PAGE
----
During our discussion last class about Arthur Munby and Hannah Cullwick’s relationship, we concluded that we couldn’t make very validated assumptions about the nature of their private pictures. Hannah’s portraits, however, raise interesting concepts about the intentions of a subject in front of the camera.
The images remind me of the photographer Diane Arbus’ ideas about self- expression and perception, something I mentioned briefly in class. Arbus took photos of marginalized groups or people whose attempts at normalcy were surreal, awkward, unsightly, or somehow unfamiliar to the image’s viewer. Transgender people, insane asylum patients, nudists, and families were her some of her subjects. Through the act of taking photographs, Arbus discovered a so-called “gap between intention and effect” of the people in her pictures; how people want others to perceive them, she concluded, is often very different than how they actually appear. Arbus’ pictures aren’t evil-intentioned in their open unpleasantness and disfiguration, though they can certainly be a little unforgiving. Her biography on Lens Culture reads: “Arbus believed that a camera could be “a little bit cold, a little bit harsh,” but its scrutiny revealed the truth; the difference between what people wanted others to see and what they really did see – the flaws (“About Diane Arbus”). I’ve attached some of her work below; a serious old woman looks like a caricature of herself, a little boy poses with a toy grenade, and a transgender person poses with an image of Marilyn Monroe.
So what is Munby and Cullwick’s “gap”? Is there one? Did their pictures come out in a way that met Hannah’s expectations about her own appearance and identity? It’s hard to directly apply Arbus’ theory to Cullwick’s portraits, in which she appears in costume, already intentionally unlike herself. But whether or not the pictures revealed something unexpected for Hannah, whether she was satisfied and gained pleasure from them, remains ambivalent.
In her book Pleasures Taken, Carol Mavor ponders over the meaning of the photos: “I am led to ask…whether the photographs are expressions of Munby’s own fantasies about a working-class woman, not unlike a painting of Jane Burden by Dante Gabriel Rossetti? Or are they Hannah’s own self portraits that unexpectedly prefigure the work of current feminist photographers and performance artists like Cindy Sherman and Eleanor Antin?” (Mavor 80)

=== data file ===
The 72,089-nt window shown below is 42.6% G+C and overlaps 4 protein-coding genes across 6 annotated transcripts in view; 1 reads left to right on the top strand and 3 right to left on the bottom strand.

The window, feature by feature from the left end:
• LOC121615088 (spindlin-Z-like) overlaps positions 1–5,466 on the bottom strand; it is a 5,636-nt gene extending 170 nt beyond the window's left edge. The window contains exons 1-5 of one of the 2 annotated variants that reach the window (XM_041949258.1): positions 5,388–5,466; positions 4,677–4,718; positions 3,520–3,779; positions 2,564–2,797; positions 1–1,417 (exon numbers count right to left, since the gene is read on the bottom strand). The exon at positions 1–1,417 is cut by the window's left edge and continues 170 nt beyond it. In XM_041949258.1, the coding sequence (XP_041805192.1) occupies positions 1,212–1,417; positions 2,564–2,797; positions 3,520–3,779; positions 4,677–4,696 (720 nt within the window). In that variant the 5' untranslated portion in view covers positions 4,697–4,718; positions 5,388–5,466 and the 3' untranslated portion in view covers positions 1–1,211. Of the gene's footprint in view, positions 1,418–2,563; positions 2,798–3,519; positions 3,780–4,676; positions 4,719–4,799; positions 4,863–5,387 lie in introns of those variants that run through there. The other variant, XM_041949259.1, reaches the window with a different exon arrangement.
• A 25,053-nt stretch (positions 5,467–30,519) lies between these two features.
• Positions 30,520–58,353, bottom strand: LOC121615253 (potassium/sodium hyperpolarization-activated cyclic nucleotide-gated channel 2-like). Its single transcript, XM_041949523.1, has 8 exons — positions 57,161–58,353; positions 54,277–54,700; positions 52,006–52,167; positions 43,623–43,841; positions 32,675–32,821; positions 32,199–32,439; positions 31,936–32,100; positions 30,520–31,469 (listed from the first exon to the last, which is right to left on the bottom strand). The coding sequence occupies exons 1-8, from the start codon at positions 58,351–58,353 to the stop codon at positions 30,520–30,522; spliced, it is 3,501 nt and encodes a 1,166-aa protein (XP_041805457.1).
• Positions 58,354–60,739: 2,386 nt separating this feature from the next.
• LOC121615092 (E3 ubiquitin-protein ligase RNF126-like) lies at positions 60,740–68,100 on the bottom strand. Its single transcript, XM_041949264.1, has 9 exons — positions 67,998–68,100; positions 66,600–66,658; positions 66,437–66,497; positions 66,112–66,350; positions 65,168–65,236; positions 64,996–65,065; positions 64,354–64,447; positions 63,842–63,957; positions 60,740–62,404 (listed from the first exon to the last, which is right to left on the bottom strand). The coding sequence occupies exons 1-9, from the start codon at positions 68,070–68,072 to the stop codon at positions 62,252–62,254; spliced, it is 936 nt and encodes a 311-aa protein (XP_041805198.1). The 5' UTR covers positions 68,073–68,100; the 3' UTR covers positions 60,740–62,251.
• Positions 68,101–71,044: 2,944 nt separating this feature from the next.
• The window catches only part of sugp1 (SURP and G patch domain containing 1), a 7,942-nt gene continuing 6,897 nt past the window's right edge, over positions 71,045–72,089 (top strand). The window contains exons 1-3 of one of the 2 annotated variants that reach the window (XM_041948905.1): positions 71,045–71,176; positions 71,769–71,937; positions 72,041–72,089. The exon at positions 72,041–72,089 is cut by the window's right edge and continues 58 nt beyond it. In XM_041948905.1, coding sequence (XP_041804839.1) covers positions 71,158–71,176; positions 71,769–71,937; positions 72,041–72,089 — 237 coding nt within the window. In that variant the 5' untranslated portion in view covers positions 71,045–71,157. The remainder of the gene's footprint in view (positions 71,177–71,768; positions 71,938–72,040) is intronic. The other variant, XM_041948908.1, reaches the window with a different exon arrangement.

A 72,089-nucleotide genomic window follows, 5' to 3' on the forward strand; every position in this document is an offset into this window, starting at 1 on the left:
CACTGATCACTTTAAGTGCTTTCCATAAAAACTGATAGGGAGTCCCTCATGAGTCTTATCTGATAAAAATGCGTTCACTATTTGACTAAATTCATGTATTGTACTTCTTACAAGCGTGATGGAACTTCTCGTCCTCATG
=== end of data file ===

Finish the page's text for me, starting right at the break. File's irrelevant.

Another student has already written about Cindy Sherman on this blog in a discussion about Hannah Cullwick’s portraits (here), but her work is worth noting here—her self-portraits sometimes produce a similar effect to Arbus’ in catching the particular oddities of someone. The Cullwick portraits lack the black humor of some of Sherman’s work, though. They contain a kind of seriousness, both on Cullwick’s part and also Munby’s, that we viewers might never be able to truly comprehend.
Diane Arbus’ Photographs:
Cindy Sherman’s Self Portraits:
“About Diane Arbus.” Lens Culture. Web. 9 Nov. 2014. <https://www.lensculture.com/darbus>.
Arbus, Diane. Mrs. T. Charlton Henry in her Chestnut Hill home, Philadelphia, PA. 1965. Gelatin silver print. The Metropolitan Museum of Art. Web. 9 November 2014.
Arbus, Diane. Child with a toy hand grenade in Central Park, N.Y.C. 1965. Gelatin silver print. The Metropolitan Museum of Art. Web. 9 November 2014.
Arbus, Diane. Transvestite With a Picture of Marilyn Monroe. 1967. Gelatin silver print. Christie’s. Web. 9 November 2014.
Hannah Cullwick as Slave. Victorian Contexts. Web. 9 November 2014.
Hannah Cullwick as Magdalene. The London Evening Standard. Web. 9 November 2014.
Mavor, Carol. Pleasures Taken: Performances of Sexuality and Loss in Victorian Photographs. Durham: Duke University Press, 1995. Print.
Sherman, Cindy. Untitled #359. 2000. Chromogenic color print. Collection Metro Pictures. The Lonely One. Web. 9 November 2014.
Sherman, Cindy. Untitled #465. 2008, Chromogenic color print. Whitney Museum of American Art. Web. 9 November 2014.